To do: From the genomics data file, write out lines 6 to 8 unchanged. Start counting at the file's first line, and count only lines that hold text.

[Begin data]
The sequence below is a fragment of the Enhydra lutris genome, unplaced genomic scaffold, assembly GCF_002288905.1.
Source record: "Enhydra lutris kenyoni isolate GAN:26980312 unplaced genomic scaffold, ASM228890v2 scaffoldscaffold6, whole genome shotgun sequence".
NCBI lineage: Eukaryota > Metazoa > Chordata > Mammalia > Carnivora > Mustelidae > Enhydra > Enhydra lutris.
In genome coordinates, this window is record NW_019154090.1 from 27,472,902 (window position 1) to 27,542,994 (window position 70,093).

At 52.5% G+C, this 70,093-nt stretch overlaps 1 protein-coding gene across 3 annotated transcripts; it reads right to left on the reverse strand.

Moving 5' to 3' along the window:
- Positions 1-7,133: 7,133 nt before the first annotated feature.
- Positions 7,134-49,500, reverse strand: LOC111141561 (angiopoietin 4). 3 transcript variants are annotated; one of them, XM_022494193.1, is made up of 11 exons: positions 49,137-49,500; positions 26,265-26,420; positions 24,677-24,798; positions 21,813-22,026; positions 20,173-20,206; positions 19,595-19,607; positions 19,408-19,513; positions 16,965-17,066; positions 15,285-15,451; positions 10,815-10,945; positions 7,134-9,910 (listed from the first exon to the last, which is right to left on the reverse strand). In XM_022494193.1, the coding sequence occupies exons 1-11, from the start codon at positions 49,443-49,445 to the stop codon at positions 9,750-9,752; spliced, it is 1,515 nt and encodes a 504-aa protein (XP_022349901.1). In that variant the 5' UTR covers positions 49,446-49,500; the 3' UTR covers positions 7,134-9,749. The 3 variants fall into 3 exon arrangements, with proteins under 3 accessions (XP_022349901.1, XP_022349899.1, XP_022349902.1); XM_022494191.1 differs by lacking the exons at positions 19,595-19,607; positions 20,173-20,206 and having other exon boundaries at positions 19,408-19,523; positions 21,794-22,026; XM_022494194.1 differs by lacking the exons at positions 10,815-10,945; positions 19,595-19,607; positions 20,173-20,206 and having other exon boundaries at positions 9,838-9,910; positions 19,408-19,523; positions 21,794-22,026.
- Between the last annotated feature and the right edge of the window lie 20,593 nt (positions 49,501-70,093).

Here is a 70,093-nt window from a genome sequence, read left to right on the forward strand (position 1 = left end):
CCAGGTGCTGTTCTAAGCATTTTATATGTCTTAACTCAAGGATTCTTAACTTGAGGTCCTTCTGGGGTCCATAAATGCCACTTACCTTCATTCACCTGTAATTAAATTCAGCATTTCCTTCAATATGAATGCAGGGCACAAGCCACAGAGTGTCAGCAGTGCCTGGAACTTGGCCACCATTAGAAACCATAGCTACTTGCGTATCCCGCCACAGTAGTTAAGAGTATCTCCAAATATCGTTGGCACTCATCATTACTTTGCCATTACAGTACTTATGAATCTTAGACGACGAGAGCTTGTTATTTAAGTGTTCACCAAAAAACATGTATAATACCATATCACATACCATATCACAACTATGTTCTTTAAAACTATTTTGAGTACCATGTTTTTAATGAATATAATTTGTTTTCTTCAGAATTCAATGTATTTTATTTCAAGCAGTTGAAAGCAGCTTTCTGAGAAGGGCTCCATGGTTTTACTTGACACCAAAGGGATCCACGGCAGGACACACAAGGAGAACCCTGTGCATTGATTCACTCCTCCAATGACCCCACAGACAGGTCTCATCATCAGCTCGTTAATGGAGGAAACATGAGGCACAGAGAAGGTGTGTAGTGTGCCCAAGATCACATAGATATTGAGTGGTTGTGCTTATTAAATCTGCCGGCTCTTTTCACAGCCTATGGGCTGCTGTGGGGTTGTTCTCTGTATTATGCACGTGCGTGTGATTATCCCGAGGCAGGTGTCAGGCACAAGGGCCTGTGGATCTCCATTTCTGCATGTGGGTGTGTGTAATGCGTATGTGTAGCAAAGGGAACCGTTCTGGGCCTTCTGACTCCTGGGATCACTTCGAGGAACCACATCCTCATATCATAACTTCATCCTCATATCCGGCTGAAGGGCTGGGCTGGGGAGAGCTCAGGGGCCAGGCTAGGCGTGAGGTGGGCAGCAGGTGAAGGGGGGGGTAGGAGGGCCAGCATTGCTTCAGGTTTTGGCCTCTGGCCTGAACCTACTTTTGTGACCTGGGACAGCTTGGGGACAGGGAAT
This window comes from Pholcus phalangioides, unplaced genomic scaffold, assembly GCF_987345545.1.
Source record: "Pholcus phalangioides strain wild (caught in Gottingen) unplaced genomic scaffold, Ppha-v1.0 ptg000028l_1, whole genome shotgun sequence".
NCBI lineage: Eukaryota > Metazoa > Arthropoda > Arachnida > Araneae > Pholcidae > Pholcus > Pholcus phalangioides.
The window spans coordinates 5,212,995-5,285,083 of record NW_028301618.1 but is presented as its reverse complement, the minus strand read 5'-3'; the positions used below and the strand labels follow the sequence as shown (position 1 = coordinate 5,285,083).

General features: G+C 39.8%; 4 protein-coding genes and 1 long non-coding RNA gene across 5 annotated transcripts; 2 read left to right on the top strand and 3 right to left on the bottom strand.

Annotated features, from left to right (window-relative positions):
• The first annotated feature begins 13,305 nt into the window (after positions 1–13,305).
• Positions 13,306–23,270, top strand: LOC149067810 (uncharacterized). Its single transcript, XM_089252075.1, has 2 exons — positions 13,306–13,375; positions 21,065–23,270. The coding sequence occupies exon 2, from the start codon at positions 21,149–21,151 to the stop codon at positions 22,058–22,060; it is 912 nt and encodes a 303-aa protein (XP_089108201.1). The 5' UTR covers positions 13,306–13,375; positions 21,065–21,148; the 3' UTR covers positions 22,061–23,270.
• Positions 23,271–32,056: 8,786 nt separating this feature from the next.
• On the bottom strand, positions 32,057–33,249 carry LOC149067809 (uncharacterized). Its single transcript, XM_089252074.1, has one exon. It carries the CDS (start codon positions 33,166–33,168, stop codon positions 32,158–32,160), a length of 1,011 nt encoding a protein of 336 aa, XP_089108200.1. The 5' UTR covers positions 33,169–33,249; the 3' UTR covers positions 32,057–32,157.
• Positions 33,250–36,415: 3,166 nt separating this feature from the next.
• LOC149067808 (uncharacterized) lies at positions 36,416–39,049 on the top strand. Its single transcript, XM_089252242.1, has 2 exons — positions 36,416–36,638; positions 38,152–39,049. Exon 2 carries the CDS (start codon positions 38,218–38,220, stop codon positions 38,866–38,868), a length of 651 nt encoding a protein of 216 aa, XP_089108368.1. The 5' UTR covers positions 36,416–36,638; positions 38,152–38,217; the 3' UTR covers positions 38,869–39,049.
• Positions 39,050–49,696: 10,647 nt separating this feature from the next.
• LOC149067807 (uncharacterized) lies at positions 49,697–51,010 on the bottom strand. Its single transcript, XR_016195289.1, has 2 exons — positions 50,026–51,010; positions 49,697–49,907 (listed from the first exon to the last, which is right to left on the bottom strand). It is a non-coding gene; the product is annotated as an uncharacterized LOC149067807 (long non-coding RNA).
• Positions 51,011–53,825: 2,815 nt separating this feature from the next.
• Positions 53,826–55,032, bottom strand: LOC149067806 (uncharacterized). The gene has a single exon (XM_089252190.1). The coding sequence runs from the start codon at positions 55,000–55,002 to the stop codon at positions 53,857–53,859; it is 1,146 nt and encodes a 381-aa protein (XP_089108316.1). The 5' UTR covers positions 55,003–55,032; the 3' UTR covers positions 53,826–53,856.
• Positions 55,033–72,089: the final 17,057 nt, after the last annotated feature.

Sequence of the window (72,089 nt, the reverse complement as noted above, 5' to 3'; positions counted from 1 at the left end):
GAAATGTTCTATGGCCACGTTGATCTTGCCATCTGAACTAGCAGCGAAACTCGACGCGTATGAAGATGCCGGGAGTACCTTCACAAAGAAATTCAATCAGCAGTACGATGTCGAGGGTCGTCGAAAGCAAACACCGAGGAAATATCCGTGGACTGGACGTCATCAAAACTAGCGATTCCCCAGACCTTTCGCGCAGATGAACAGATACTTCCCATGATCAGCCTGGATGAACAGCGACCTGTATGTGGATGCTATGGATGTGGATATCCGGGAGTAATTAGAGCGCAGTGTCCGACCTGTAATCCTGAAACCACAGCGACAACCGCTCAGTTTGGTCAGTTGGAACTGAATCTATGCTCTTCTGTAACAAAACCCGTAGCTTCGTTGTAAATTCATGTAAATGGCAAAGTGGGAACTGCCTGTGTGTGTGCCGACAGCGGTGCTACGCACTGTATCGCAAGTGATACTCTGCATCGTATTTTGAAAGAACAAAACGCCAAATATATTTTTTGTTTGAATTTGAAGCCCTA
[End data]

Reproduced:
Moving 5' to 3' along the window:
- Positions 1-7,133: 7,133 nt before the first annotated feature.
- Positions 7,134-49,500, reverse strand: LOC111141561 (angiopoietin 4). 3 transcript variants are annotated; one of them, XM_022494193.1, is made up of 11 exons: positions 49,137-49,500; positions 26,265-26,420; positions 24,677-24,798; positions 21,813-22,026; positions 20,173-20,206; positions 19,595-19,607; positions 19,408-19,513; positions 16,965-17,066; positions 15,285-15,451; positions 10,815-10,945; positions 7,134-9,910 (listed from the first exon to the last, which is right to left on the reverse strand). In XM_022494193.1, the coding sequence occupies exons 1-11, from the start codon at positions 49,443-49,445 to the stop codon at positions 9,750-9,752; spliced, it is 1,515 nt and encodes a 504-aa protein (XP_022349901.1). In that variant the 5' UTR covers positions 49,446-49,500; the 3' UTR covers positions 7,134-9,749. The 3 variants fall into 3 exon arrangements, with proteins under 3 accessions (XP_022349901.1, XP_022349899.1, XP_022349902.1); XM_022494191.1 differs by lacking the exons at positions 19,595-19,607; positions 20,173-20,206 and having other exon boundaries at positions 19,408-19,523; positions 21,794-22,026; XM_022494194.1 differs by lacking the exons at positions 10,815-10,945; positions 19,595-19,607; positions 20,173-20,206 and having other exon boundaries at positions 9,838-9,910; positions 19,408-19,523; positions 21,794-22,026.